The Top 5 Guitar Descendants of Jimi Hendrix

Jimi Hendrix changed the music world with his guitar playing in a brief but prolific four years. In iconic stature, he rivals Bob Dylan, The Beatles, and The Rolling Stones as one of rock and roll’s most influential and mythical figures.  

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Seattle-born James Marshall Hendrix briefly served in the U.S. Army between 1961 and 1962 and backed R&B artists, including Little Richard and Wilson Pickett, before he began a groundbreaking solo career.

His familiar style appeared in 1964 recordings with The Isley Brothers and Don Covay. Frustrated by life as a sideman, Hendrix moved to New York City in 1966 but struggled to earn a living. Then he met Chas Chandler from The Animals, who became his manager. Within a few years, Hendrix released three studio albums, Are You Experienced (1967), Axis: Bold as Love (1967), and Electric Ladyland (1968), which combined jazz, rock, and blues into a psychedelic new sound.

The five guitarists below borrowed Hendrix’s distinct style and turned it into something uniquely theirs.

Mike McCready

Pearl Jam came from the early ’90s grunge scene, but they sounded closer to a 1970s arena rock band. While singer Eddie Vedder channeled his hero Pete Townshend, lead guitarist Mike McCready, equipped with a Fender Stratocaster, echoed Jimi Hendrix. McCready’s signature guitar solos on early hits like “Alive” and “Even Flow” are infused with pentatonic blues runs sounding like Hendrix’s cover of “Hey Joe.”

In “Yellow Ledbetter,” McCready mimics Hendrix’s “Little Wing.” Though the sound is closely associated with Hendrix, “Little Wing” was written in the R&B style of Curtis Mayfield, whose playing employed rhythmic fills as connective tissue between chords.

Through Pearl Jam’s turbulent times and creative experiments, McCready’s playing grounded the band.


Before Guns N’ Roses self-destructed, they made one of the greatest rock and roll debut albums of all time. Appetite for Destruction is raunchy and juvenile, and amidst the chaos, Slash burned some of the finest blues-rock solos ever captured on tape. There are so many to choose from, but the highlight has to be “Sweet Child O’ Mine,” where Slash moves from slippery harmonic minor melodies into a blistering, wah-wah solo with the spirit of Hendrix at Monterey.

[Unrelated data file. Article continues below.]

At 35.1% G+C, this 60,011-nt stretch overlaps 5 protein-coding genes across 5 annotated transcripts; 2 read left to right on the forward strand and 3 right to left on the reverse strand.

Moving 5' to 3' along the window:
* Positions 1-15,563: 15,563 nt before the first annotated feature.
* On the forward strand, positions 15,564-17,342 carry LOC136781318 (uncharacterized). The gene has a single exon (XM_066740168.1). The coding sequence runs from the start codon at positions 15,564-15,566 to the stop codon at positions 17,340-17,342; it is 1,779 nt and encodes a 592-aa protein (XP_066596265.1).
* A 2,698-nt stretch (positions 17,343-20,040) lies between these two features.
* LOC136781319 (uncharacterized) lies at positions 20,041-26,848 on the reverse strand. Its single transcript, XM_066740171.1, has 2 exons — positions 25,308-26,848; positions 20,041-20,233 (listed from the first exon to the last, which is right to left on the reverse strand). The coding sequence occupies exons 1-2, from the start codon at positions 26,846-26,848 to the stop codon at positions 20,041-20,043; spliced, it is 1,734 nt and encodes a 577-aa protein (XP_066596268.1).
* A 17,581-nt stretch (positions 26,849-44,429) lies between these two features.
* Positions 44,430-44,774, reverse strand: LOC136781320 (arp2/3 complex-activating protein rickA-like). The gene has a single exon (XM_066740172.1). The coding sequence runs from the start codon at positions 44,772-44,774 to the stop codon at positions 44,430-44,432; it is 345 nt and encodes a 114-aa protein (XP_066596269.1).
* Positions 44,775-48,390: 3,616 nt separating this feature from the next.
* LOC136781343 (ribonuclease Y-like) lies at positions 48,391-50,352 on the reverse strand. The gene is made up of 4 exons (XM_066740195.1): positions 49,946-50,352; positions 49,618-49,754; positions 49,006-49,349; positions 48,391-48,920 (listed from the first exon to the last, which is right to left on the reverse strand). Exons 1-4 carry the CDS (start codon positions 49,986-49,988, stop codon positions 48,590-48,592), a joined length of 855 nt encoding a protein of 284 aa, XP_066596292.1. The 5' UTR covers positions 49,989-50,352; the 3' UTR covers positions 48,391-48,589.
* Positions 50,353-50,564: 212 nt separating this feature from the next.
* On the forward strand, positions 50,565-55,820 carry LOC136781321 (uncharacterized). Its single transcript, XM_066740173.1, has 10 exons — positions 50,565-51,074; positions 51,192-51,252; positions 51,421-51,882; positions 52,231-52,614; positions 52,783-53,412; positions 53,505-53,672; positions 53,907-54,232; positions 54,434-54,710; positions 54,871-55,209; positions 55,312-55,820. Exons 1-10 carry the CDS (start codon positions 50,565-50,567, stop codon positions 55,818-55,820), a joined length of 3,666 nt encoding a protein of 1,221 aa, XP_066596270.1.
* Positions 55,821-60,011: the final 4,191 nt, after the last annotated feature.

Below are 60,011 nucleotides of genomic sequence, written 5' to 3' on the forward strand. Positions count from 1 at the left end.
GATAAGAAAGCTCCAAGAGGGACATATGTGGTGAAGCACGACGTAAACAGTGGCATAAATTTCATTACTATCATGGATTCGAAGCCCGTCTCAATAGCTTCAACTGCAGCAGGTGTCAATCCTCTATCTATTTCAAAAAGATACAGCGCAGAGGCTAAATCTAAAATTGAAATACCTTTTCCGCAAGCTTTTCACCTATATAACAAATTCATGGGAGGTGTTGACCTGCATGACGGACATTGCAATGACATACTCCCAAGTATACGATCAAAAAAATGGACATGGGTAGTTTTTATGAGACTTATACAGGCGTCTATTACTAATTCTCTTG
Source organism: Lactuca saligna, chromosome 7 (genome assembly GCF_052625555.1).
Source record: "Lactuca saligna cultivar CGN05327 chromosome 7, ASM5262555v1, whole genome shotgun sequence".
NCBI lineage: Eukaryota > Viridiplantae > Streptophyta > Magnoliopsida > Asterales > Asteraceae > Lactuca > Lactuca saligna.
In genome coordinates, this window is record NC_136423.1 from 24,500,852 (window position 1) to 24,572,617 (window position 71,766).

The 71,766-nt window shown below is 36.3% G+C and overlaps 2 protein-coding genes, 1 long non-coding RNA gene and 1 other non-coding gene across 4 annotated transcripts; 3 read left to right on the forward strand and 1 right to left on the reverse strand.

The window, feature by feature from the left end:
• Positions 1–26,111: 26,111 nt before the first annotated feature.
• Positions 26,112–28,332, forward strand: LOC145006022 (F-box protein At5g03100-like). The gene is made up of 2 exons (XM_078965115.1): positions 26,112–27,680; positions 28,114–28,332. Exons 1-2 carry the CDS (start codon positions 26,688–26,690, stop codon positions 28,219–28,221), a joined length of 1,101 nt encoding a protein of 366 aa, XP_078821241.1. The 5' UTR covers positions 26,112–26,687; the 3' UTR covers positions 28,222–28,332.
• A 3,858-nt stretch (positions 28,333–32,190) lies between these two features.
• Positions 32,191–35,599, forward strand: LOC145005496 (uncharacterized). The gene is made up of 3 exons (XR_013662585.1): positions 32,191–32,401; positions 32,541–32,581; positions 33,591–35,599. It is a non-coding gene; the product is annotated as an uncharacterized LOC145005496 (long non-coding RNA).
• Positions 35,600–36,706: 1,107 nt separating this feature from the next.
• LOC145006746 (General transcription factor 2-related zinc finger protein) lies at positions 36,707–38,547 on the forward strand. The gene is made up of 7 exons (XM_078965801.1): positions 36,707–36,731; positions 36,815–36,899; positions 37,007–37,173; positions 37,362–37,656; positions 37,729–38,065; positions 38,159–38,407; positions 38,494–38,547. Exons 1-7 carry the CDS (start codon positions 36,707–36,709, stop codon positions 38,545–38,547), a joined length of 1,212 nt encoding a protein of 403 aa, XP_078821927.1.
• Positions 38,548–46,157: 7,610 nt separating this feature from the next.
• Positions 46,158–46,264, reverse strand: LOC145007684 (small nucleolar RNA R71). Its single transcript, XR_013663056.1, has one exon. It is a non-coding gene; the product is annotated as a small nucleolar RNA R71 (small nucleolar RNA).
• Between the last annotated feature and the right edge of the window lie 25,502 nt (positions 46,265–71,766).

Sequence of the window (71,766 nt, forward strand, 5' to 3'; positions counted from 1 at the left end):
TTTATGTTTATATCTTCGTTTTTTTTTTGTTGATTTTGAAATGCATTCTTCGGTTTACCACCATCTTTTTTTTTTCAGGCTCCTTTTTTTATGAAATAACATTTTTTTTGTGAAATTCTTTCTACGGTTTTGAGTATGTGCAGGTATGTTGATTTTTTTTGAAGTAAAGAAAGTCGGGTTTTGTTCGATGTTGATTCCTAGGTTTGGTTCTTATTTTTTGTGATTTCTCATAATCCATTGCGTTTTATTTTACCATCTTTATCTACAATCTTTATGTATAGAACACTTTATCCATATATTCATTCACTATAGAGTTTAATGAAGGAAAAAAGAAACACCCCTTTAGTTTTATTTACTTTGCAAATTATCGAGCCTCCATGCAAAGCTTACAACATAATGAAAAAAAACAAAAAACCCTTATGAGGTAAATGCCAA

Axl Rose toiled for years with a rotating band of characters before coming to his senses and inviting Slash and bassist Duff McKagan back to the band. (It is probably wishful thinking that the group’s coolest and most underrated member, Izzy Stradlin, will someday return.) Richard Fortus has played with the band since 2002, a brilliant and steady presence during the group’s wilderness years.

Regardless, if Slash had never played another lick beyond the 12 songs on Appetite for Destruction, he’d still be in the Hall of Fame.

John Frusciante

The Red Hot Chili Peppers’ fusion of Hendrix, P-Funk, and punk rock originated with founding guitarist Hillel Slovak. But after his death from a heroin overdose at 26, John Frusciante, then a teenage prodigy and fan of the band, took over. During the Frusciante years, the Chili Peppers became a stadium band due to his songwriting and melodic instincts. He took Slovak’s blueprint to a virtuosic level and echoed Hendrix on “Under the Bridge,” “Suck My Kiss,” and “Scar Tissue.”

Following the Chili Peppers’ masterpiece Blood Sugar Sex Magik, Frusciante quit the band. He nearly succumbed to his own addictions before returning for an extraordinary three-album run—Californication (1999), By the Way (2002), and Stadium Arcadium (2006)—before leaving again. He returned in December 2019.

Frusciante is especially good at the kind of exploratory improvisation and experimentation Hendrix made famous. And his vocals have become an indelible part of the Red Hot Chili Peppers.

Stevie Ray Vaughan

Stevie Ray Vaughan covered Hendrix as well as anyone. His instrumental version of “Little Wing” has become an iconic rendition. On Vaughan’s cover of “Voodoo Child (Slight Return),” he reached for the furious state of the original with such intensity that the plausible explanation is a demonic ghost version of Hendrix had possessed his Texas soul.

Many praise Vaughan’s virtuosic guitar talents, but like Hendrix, he was also a great singer. According to producer Eddie Kramer, Hendrix hated his voice, but can you imagine anyone else singing those songs? The same can be said for Stevie Ray Vaughan.

Also, like Hendrix, the music world lost a legend too soon.


Prince released his debut album For You in 1978, making him Hendrix’s closest successor on this list. He resembled Hendrix on his album covers and cranked the guitars on “I’m Yours,” the last song on his debut. But Prince went full Hendrix on his masterpiece Purple Rain, most notably with the ferocious outro guitar solo on “Let’s Go Crazy.” Then there’s the title track and album closer, a sweaty live epic with Prince’s finest playing.

George Harrison once sang about his guitar gently weeping, but “Purple Rain” is what a weeping guitar really sounds like.

Probably better than anyone on this list, Prince could mirror Hendrix’s showmanship. Hendrix may have backed up Little Richard, but Prince distilled both into one person.

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Photo by Michael Ochs Archives/Getty Images

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